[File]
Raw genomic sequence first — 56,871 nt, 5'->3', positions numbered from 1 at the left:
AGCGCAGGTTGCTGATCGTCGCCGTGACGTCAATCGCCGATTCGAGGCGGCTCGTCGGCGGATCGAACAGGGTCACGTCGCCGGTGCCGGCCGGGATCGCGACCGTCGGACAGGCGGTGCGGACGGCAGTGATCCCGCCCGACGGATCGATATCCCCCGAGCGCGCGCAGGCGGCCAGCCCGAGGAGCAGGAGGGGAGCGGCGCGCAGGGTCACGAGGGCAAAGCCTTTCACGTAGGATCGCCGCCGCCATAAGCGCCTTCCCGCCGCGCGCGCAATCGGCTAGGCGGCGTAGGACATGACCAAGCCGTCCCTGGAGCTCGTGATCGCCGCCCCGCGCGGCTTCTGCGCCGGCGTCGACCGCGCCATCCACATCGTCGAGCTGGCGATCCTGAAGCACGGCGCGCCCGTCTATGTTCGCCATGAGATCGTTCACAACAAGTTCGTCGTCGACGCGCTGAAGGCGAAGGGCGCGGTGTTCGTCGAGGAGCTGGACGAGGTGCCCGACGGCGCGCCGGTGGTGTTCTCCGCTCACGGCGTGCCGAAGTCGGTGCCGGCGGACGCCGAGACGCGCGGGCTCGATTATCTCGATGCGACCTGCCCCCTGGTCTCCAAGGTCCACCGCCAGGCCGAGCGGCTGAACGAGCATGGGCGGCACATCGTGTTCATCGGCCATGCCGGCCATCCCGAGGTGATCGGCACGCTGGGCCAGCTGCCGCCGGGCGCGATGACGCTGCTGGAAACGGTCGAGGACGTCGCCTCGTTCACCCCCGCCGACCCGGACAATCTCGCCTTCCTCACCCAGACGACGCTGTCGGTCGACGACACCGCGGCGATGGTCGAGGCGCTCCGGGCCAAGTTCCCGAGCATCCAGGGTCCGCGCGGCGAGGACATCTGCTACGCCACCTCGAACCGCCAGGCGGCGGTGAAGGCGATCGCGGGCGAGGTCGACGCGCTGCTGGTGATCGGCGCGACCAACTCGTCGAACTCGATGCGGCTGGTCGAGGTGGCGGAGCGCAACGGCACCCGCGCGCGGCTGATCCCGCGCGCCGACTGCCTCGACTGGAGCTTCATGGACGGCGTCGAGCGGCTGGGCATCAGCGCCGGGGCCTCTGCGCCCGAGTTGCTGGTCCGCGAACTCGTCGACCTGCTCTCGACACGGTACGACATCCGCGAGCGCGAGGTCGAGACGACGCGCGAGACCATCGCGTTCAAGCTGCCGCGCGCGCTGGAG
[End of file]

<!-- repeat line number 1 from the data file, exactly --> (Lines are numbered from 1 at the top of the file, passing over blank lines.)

Raw genomic sequence first — 56,871 nt, 5'->3', positions numbered from 1 at the left: